After Neil's class we were pretty stressed out with all the software he has showed us. After that meeting in our Fablab in Brussels, we had a pretty interesting discussion with Victor, David, Jeremy and Michele. Everybody shared their skills and acted very differently. That's very interesting to see how different everyone of us is facing the same challenge. Victor was mastering vectorworks when he was young and needed to get his hands dirty again. David knew a lot of pretty interesting software: Rhino, Grasshoper, Design Spark, Mechanical software, fusion and so much more that I don't remember. Jeremy, always ahead, did 5 hours of tutorial the day after Neil's class (after his regular work). Regarding me, I already knew photoshop, illustrator, Coreldraw for 2D designs and Solidworks for 3D designs. Although, 2D softwares can be pretty intuitive. 3D softwares such as Solidworks are not ! I remembered the learning curve, when I was at MIT, was pretty long but once you understand how it works it is really quick to build anything. And there is a need to be elegant in the way we design ! An excellent design is so useful when you want to use the parametric functionality. Then during the end of the week, with Axel the fabmanager of my lab, we had a great interaction on 3D design. Pretty smooth and efficient ! After 3 or 4 years without using Solidworks, I was expecting that it would be a bit difficult to get back on my feet but at the end it was pretty smooth. Thanks to Axel who did a great job on tutoring me ).
To get into my final project, I needed to start by the very beginning and understand what is a good design for the construction building blocks. I looked at commercial mechanical parts that are usually used in scientific labs and try to understand the reason why they are design like that and how to improve it for my purpose. Here is a photo of my white board.
For the construction kit we will use commercial aluminum bars such on the picture here below. I started by designing a rail. The 3D design files of the commercial rails can be obtained on the Thorlabs website (here). So I could open it in Solidworks. Solidworks tried to recognize the functions that were used to make this piece but it did not really work. So I decided to reconstruct the rail. To do that, I have rotated the 3D sketch to see the cross section. Then, I started a new sketch and traced the contour of the cross section (base) of the rail using the line and curve tools. After the base was made, I hid the commercial sketch and extrude the base on a length of about 10 cm. The first 3D rail design was made.
To connect 2 rails at an angle of 90° we will use a 3D printed flat angle bracket which 3D file can be found in the source files at the top of the page. So, I have 3 objects that I would like to assemble in Solidworks. To do that, I've created a new assembly project in Solidworks and imported the 3D files of two rails and the flat angle bracket. It was pretty easy to assemble them, just by constraining and aligning the faces of each pieces to get the construction here below.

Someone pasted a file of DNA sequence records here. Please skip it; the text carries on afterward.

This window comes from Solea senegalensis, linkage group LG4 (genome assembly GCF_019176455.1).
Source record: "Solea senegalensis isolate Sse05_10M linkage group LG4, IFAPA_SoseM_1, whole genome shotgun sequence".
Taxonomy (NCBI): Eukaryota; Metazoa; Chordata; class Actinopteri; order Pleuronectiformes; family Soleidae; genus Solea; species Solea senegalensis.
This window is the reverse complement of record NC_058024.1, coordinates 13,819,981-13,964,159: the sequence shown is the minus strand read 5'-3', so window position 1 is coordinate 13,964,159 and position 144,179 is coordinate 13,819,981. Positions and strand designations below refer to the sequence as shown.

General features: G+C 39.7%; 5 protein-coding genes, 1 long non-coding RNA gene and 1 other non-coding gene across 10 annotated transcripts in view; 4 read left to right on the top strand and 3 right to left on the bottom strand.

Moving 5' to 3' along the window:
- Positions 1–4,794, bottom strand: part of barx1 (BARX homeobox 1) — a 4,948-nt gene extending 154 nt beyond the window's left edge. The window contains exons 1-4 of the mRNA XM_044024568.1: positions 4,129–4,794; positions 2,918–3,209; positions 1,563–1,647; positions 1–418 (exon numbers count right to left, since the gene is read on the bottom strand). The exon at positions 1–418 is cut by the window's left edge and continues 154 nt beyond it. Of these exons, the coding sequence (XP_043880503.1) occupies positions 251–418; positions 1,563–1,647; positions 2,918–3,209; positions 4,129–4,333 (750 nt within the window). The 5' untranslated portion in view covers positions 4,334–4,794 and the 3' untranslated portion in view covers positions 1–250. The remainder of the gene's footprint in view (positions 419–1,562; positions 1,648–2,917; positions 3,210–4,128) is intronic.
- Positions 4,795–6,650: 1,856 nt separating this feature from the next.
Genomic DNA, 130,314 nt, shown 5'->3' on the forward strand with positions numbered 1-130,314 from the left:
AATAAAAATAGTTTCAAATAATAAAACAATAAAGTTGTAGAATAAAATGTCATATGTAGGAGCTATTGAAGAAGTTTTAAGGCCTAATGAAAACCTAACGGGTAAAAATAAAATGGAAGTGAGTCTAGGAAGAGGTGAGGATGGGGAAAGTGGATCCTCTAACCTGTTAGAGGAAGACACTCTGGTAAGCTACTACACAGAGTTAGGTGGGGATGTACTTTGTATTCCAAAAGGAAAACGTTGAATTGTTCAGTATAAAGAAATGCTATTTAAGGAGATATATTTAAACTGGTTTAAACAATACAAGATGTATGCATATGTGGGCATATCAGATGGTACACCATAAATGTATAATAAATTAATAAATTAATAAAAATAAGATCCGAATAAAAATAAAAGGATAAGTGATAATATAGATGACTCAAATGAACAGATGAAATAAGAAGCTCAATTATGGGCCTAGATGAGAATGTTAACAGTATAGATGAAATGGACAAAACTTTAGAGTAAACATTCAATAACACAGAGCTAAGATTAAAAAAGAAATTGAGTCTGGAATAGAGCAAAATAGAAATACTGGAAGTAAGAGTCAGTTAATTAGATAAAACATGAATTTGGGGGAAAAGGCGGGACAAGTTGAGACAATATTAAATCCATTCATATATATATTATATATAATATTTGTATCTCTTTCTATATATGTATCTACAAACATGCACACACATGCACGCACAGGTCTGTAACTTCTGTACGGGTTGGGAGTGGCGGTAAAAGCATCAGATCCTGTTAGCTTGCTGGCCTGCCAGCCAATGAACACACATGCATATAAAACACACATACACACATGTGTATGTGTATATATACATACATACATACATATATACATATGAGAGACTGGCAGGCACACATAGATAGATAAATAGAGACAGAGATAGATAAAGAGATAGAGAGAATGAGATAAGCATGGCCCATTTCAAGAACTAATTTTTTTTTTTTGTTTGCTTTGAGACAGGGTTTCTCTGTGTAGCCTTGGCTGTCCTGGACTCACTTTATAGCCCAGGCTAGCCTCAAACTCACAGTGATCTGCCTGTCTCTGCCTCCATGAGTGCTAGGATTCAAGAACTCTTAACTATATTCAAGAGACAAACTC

Now that the assembly is made. I wanted to animate the construction of the final object. I followed a tutorial online which helped me to create an exploded view of the construction and animate it to reconstruct it (Link for the tutorial in french can be found here ). Once the animation was made I exported it in an ".avi" file and opened it using VLC media player. After that I have uploaded it on my youtube account and created an inline frame to embed the video on my website down here.
In order to test another way for fixing the rails at an angle of 90°, I have imagined a system that needs a dowel for a M3 screw. This dowel has to fit in the 5mm diameter hole in the center of the rail (along its long axis). I will then 3D print it and I would have to tread mill the top part of the dowel to allow the screw to get in. The bottom part of the dowel expands when the screw gets in further. The goal of this dowel is that, if the screw is already partially screwed, it is really fast to tight and untight the system screw+dowel in the hole.
I have installed on my computer Fusion 360 from Autodesk for 3D design and DraftSight for 2D design. After playing around a little bit with these softwares they seem pretty useful. I'm sure I will use them in the very next future. The nice thing about both of these software is that they exist for the mac version. Solidworks only exist for computer with windows OS. Here is a screenshot of the flat angle bracket in Fusion 360 ready to be printed.
updated on July 4, 2017
All along the Fabacademy, I've used 2D design softwares such as Illustrator and Corel Draw. Details on how I used Illustrator to make a press fit lamp and a vinyl sticker can be found here, on week 3.